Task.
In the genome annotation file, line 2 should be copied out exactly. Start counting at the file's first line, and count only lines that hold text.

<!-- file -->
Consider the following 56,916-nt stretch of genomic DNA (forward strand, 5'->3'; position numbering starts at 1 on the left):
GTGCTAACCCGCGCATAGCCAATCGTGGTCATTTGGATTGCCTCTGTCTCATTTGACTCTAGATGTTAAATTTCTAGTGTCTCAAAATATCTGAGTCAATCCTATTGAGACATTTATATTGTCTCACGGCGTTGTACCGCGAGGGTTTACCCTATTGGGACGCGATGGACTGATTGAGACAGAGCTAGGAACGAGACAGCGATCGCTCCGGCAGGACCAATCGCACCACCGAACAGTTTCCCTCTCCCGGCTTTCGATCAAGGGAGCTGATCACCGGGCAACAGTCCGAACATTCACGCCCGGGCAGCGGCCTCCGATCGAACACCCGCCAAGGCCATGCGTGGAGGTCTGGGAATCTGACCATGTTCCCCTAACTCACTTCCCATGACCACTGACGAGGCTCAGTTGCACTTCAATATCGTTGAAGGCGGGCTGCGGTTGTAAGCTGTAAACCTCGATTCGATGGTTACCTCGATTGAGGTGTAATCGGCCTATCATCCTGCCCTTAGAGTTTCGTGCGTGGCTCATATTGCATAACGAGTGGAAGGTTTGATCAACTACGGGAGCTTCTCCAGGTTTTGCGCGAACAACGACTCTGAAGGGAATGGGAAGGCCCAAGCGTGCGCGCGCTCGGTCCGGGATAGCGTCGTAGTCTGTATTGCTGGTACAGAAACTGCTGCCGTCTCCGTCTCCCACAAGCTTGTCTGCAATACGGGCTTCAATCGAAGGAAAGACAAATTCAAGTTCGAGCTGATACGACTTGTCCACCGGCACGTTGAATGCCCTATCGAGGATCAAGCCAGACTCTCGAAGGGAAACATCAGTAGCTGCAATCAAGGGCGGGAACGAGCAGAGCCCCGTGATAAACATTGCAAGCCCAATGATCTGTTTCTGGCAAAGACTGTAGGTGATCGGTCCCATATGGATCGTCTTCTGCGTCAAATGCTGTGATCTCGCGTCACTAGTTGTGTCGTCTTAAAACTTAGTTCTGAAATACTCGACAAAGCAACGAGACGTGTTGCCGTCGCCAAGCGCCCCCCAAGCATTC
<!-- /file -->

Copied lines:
GTGCTAACCCGCGCATAGCCAATCGTGGTCATTTGGATTGCCTCTGTCTCATTTGACTCTAGATGTTAAATTTCTAGTGTCTCAAAATATCTGAGTCAATCCTATTGAGACATTTATATTGTCTCACGGCGTTGTACCGCGAGGGTTTACCCTATTGGGACGCGATGGACTGATTGAGACAGAGCTAGGAACGAGACAGCGATCGCTCCGGCAGGACCAATCGCACCACCGAACAGTTTCCCTCTCCCGGCTTTCGATCAAGGGAGCTGATCACCGGGCAACAGTCCGAACATTCACGCCCGGGCAGCGGCCTCCGATCGAACACCCGCCAAGGCCATGCGTGGAGGTCTGGGAATCTGACCATGTTCCCCTAACTCACTTCCCATGACCACTGACGAGGCTCAGTTGCACTTCAATATCGTTGAAGGCGGGCTGCGGTTGTAAGCTGTAAACCTCGATTCGATGGTTACCTCGATTGAGGTGTAATCGGCCTATCATCCTGCCCTTAGAGTTTCGTGCGTGGCTCATATTGCATAACGAGTGGAAGGTTTGATCAACTACGGGAGCTTCTCCAGGTTTTGCGCGAACAACGACTCTGAAGGGAATGGGAAGGCCCAAGCGTGCGCGCGCTCGGTCCGGGATAGCGTCGTAGTCTGTATTGCTGGTACAGAAACTGCTGCCGTCTCCGTCTCCCACAAGCTTGTCTGCAATACGGGCTTCAATCGAAGGAAAGACAAATTCAAGTTCGAGCTGATACGACTTGTCCACCGGCACGTTGAATGCCCTATCGAGGATCAAGCCAGACTCTCGAAGGGAAACATCAGTAGCTGCAATCAAGGGCGGGAACGAGCAGAGCCCCGTGATAAACATTGCAAGCCCAATGATCTGTTTCTGGCAAAGACTGTAGGTGATCGGTCCCATATGGATCGTCTTCTGCGTCAAATGCTGTGATCTCGCGTCACTAGTTGTGTCGTCTTAAAACTTAGTTCTGAAATACTCGACAAAGCAACGAGACGTGTTGCCGTCGCCAAGCGCCCCCCAAGCATTC